The Exceptional Lawyer

November 7, 2008

Fearful Litigators Tell Bad Stories

Filed under: Uncategorized — joshuahornick @ 2:33 pm

Treatises have been written on fear and its destructive impact on all manner of worthwhile endeavors.  Exceptional litigation is one such endeavor.  Many lawyers whom I’ve interviewed identified or confirmed a rampant problem among litigators, which springs from fear.  I call it CYA (cover your a**) litigation.  It is the enemy of persuasive storytelling, which is the heart of good litigation.  

If we fail to tell the best story in court, we may lose the suit, but we generally don’t take too much slack for it.  Persuasive storytelling is an art, like painting.  If I paint a picture, opinions on it can fairly differ quite a bit.  One critic says it stinks.  Someone else says they like it.  If it’s not held up for broad public scrutiny, it’s hard to say that it wasn’t done well.   We can objectively watch a trial (and we rarely do) and later opine that one attorney had trouble connecting with the judge or jury, but it’s easy to explain away with a complicated fact situation, a judicial bias, a jury bias, or other details.  A clear, objective assessment of a litigator’s persuasive storytelling is rarely made, and a marginal drop in the quality of the storytelling is rarely criticized.  The drive to be exceptional, not fear, motivates a lawyer to tell the best story.

On the other hand, if a litigator fails to ask any question that may be significant, it is very easy to pinpoint, easy to quantify, easy to assess.  When we miss a point that turns out to be important, we can take a lot of heat.  So, to cover our a**es, we make a point of asking every possible question.  We make sure that our associates do the same.  Then, if we lose and our client complains, we can protect ourselves by saying no stone was left unturned.  Fear gives birth to CYA litigation.

Of course, it is important to investigate potentially important items and ask important questions.  There is a question of balance here.  However, when we search under every rock–even every pebble, we diminish the quality of our storytelling, sometimes substantially.  We lose cases that we might have won.  It can also be costly and boring.  We fail our clients because our fear of getting caught missing a point overwhelms our confidence in our ability to tell the most persuasive story.


November 3, 2008

Heads On Sticks Parading Down the Hall

Filed under: Uncategorized — joshuahornick @ 1:31 pm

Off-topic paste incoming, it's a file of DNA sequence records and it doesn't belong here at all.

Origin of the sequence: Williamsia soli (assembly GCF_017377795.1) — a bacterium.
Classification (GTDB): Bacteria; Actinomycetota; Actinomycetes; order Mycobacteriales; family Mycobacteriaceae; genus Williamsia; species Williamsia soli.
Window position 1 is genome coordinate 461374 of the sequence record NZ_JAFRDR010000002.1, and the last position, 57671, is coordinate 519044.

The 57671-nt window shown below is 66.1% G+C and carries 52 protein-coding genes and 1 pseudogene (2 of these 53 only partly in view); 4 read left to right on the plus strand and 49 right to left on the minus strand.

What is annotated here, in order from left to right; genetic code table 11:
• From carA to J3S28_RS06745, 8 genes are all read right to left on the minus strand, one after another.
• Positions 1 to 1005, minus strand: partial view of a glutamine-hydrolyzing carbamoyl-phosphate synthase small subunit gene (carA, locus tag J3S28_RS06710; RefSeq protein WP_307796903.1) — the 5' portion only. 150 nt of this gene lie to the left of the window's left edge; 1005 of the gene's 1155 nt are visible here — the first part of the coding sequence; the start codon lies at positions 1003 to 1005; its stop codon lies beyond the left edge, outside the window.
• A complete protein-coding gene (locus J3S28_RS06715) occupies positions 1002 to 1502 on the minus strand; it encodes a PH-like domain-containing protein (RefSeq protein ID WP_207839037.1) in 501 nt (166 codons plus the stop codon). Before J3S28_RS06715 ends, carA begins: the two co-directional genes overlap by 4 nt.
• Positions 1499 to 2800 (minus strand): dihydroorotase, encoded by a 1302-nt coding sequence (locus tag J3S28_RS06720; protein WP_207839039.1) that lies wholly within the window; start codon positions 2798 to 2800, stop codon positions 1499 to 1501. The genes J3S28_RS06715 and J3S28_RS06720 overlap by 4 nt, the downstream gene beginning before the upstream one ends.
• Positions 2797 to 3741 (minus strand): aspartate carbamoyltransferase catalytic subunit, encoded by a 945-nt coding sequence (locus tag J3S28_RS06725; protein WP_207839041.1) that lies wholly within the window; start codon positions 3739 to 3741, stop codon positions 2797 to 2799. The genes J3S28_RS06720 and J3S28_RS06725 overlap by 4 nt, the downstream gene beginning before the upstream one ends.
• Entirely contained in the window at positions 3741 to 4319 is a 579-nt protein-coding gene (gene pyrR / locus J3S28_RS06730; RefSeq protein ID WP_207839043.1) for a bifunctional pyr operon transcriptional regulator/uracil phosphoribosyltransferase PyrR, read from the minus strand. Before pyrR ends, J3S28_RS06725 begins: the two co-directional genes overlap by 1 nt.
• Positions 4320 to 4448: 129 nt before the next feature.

A department head at the home office of a megafirm described the people management skills in large firms this way.  “Let’s terrorize you. . . Occasionally, cut off a head and parade it down the hall on a stick.”  Partners could benefit from improving their ability and willingness to give feedback, especially negative feedback.

The whole feedback issue is complicated by our love of praise.  Most of us were at were at the top of our classes.  Most of us got comfortable, felt good about ourselves, by always getting “A”s in classes, by always receiving praise from our authorities, who–while growing up–were parents, teachers, and professors for the most part.  

In a system as heavily scored and ranked as modern schooling, it is very hard to get comfortable with “constructive” feedback.  Students in schools (and that includes most of us when we were in school) usually take constructive feedback from people in authority as “negative” feedback.  It’s a bad score, an indication of a failure.  I think that most of us, unaccustomed to academic “failures” (like a C+ on a history paper) would usually double up our efforts in response to such an event and, in fact, learn to overcome our weaknesses.  Still, it hurt us.  It made us uncomfortable.  And, it was always something we sought to avoid.  It worked as a stick, not a carrot.

When we started to practice law, grades were replaced with bonuses and billable hours.  And, we still carried with us the habit of trying to avoid “constructive feedback” which we might now call “criticism.”  Being criticism-phobic, we also tend to be comparatively poor at giving feedback in the spirit of improvement.  We tend to believe that we are wielding a stick, not a carrot, so we withhold it (out of concern for hurting someone or fear of a bad reaction) or we smack people with it.  We end up “Cutting off someone’s head and parading down the hall on a stick.”  This, of course, supports a culture of fear around feedback.

This is a sad state because constructive feedback, when used well, is the lifeblood of ongoing positive improvement of the firm and the lawyers in the firm.  Companies and individuals that master the art of constructive feedback are the most efficient, the most happy, and the most successful.

The good news is that most firms have a tremendous opportunity for growth in this area.  By identifying this weakness, then developing their mastery of feedback communication and action, individual partners and whole firms can improve their internal workings, and ultimately their client representation, dramatically.

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